Monday, May 28, 2012

[Herpetology • 2012] A new skink fauna from Caribbean islands (Squamata, Mabuyidae, Mabuyinae)

New species: the Anguilla Bank skink. Photo by: Karl Questal.
New species: a Jamaican skink. Photo by: Joseph Burgess.
New species: a Caicos Islands skink. Photo by: Joseph Burgess.

Neotropical skinks are unique among lizards and other vertebrates in their degree of convergence, in reproductive traits, with eutherian mammals. They have also been famously difficult to classify into species, largely because of a conservative body plan and paucity of conventional diagnostic characters. Currently there are 26 recognized species, six of which occur only on Caribbean islands. All are placed in a single genus, Mabuya. We conducted a systematic revision of Neotropical skinks using both conventional and unconventional morphological characters, supplemented by DNA sequence analyses. We define 61 species grouped into 16 clades, recognized here as genera.

 They include three available generic names (Copeoglossum, Mabuya, and Spondylurus) and 13 new genera: Alinea gen. nov., Aspronema gen. nov., Brasiliscincus gen. nov., Capitellum gen. nov., Exila gen. nov., Manciola gen. nov., Maracaiba gen. nov., Marisora gen. nov., Notomabuya gen. nov., Orosaura gen. nov., Panopa gen. nov., Psychosaura gen. nov., and Varzea gen. nov. 

These 16 genera of skinks form a monophyletic group and are placed in the Subfamily Mabuyinae of the skink Family Mabuyidae. Six other skink families are recognized: Acontidae, Egerniidae, Eugongylidae, Lygosomidae, Scincidae, and Sphenomorphidae. We describe three new subfamilies of Mabuyidae: Chioniniinae subfam. nov., Dasiinae subfam. nov., and Trachylepidinae subfam. nov. We describe 24 new species of mabuyines: Capitellum mariagalantae sp. nov., Capitellum parvicruzae sp. nov., Copeoglossum aurae sp. nov., Copeoglossum margaritae sp. nov., Copeoglossum redondae sp. nov., Mabuya cochonae sp. nov., Mabuya desiradae sp. nov., Mabuya grandisterrae sp. nov., Mabuya guadeloupae sp. nov., Mabuya hispaniolae sp. nov., Mabuya montserratae sp. nov., Marisora aurulae sp. nov., Marisora magnacornae sp. nov., Marisora roatanae sp. nov., Spondylurus anegadae sp. nov., Spondylurus culebrae sp. nov., Spondylurus caicosae sp. nov., Spondylurus haitiae sp. nov., Spondylurus magnacruzae sp. nov., Spondylurus martinae sp. nov., Spondylurus monae sp. nov., Spondylurus monitae sp. nov., Spondylurus powelli sp. nov., and Spondylurus turksae sp. nov. 

We also resurrect 10 species from synonymies: Alinea lanceolata comb. nov., Alinea luciae comb. nov., Capitellum metallicum comb. nov., Mabuya dominicana, Marisora alliacea comb. nov., Marisora brachypoda comb. nov., Spondylurus fulgidus comb. nov., Spondylurus nitidus comb. nov., Spondylurus semitaeniatus comb. nov., and Spondylurus spilonotus comb. nov. Of the 61 total species of mabuyine skinks, 39 occur on Caribbean islands, 38 are endemic to those islands, and 33 of those occur in the West Indies. Most species on Caribbean islands are allopatric, single-island endemics, although three species are known from Hispaniola, three from St. Thomas, and two from Culebra, St. Croix, Salt Island, Martinique, the southern Lesser Antilles, Trinidad, and Tobago. Co-occurring species typically differ in body size and belong to different genera. Three ecomorphs are described to account for associations of ecology and morphology: terrestrial, scansorial, and cryptozoic. Parturition occurs at the transition between the dry and wet seasons, and the number of young (1–7) is correlated with body size and taxonomic group. Molecular phylogenies indicate the presence of many unnamed species in Middle and South America. A molecular timetree shows that mabuyines dispersed from Africa to South America 18 (25–9) million years ago, and that diversification occurred initially in South America but soon led to colonization of Caribbean islands and Middle America. The six genera present on Caribbean islands each represent separate dispersals, over water, from the mainland during the last 10  million years. Considerable dispersal and speciation also occurred on and among Caribbean islands, probably enhanced by Pleistocene glacial cycles and their concomitant sea level changes. Based on IUCN Redlist criteria, all of the 38 endemic Caribbean island species are threatened with extinction.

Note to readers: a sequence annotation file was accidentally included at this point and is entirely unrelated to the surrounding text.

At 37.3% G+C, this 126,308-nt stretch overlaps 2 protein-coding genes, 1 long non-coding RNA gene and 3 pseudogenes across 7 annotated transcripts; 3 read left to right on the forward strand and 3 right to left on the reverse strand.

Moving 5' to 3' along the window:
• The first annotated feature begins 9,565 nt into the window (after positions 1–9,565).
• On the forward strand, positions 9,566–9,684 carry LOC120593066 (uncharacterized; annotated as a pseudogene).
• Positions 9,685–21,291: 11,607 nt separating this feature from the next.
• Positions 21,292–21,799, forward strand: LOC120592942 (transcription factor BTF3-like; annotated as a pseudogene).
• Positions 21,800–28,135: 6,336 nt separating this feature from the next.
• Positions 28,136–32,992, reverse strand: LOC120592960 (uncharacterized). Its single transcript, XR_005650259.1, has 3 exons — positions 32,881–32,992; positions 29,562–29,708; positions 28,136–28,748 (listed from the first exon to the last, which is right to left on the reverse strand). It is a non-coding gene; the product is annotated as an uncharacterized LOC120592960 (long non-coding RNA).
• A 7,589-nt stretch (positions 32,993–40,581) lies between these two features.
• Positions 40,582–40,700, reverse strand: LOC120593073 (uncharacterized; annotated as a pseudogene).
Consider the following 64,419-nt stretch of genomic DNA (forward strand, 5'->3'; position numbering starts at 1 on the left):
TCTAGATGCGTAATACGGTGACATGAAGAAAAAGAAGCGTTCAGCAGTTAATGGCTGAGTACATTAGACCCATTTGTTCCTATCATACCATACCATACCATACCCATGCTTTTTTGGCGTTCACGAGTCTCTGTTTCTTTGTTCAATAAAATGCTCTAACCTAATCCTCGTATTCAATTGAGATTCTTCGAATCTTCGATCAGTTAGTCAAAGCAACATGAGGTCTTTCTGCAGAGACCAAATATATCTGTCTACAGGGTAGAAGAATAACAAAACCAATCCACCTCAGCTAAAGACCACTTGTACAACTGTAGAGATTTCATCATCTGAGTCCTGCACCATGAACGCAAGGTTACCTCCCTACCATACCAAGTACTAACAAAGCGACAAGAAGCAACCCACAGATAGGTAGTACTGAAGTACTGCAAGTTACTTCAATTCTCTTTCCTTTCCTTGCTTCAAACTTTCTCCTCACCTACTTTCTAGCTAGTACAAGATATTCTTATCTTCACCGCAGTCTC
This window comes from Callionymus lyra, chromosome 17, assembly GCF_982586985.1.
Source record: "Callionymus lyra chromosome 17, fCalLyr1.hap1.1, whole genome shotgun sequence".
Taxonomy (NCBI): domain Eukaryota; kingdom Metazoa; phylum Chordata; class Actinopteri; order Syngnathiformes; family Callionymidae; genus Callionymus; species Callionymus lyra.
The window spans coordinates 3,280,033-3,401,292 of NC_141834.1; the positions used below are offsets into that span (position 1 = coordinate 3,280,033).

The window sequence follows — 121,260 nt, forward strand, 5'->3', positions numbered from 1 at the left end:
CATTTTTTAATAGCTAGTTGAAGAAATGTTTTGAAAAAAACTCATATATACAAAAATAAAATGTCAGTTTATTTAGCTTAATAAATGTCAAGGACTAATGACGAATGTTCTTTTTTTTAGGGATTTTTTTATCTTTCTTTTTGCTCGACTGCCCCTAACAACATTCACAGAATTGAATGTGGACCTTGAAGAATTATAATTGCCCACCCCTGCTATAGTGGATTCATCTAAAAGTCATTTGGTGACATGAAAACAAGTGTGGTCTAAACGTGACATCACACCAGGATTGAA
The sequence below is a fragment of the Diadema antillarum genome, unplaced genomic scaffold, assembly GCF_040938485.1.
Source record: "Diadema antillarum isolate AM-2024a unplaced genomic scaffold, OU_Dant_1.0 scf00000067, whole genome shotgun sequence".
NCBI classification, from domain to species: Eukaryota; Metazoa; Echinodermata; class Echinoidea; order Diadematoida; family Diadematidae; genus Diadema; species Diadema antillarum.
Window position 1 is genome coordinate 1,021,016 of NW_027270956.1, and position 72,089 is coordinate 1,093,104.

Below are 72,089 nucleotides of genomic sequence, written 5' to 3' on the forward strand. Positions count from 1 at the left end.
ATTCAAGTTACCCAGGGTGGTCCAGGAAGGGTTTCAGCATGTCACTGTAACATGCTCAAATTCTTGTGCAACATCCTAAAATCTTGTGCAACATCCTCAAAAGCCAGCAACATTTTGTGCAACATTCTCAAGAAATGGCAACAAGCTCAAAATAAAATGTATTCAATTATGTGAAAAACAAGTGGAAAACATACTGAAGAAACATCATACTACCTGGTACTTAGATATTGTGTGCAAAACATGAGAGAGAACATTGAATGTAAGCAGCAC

Twenty-seven species (71%) are Critically Endangered, six species (16%) are Endangered, and five species (13%) are Vulnerable. Sixteen of the Critically Endangered species are extinct, or possibly extinct, because of human activities during the last two centuries. Several of the surviving species are near extinction and in need of immediate protection. Analysis of collection records indicates that the decline or loss of 14 skink species can be attributed to predation by the Small Indian Mongoose. That invasive predator was introduced as a biological control of rats in sugar cane fields in the late nineteenth century (1872–1900), immediately resulting in a mass extinction of skinks and other reptiles. The ground-dwelling and diurnal habits of skinks have made them particularly susceptible to mongoose predation. 

S. Blair Hedges & Caitlin E. Conn. 2012. A new skink fauna from Caribbean islands (Squamata, Mabuyidae, Mabuyinae). Zootaxa. 3288: 1–244

Skink biodiversity jumps 650 percent in the Caribbean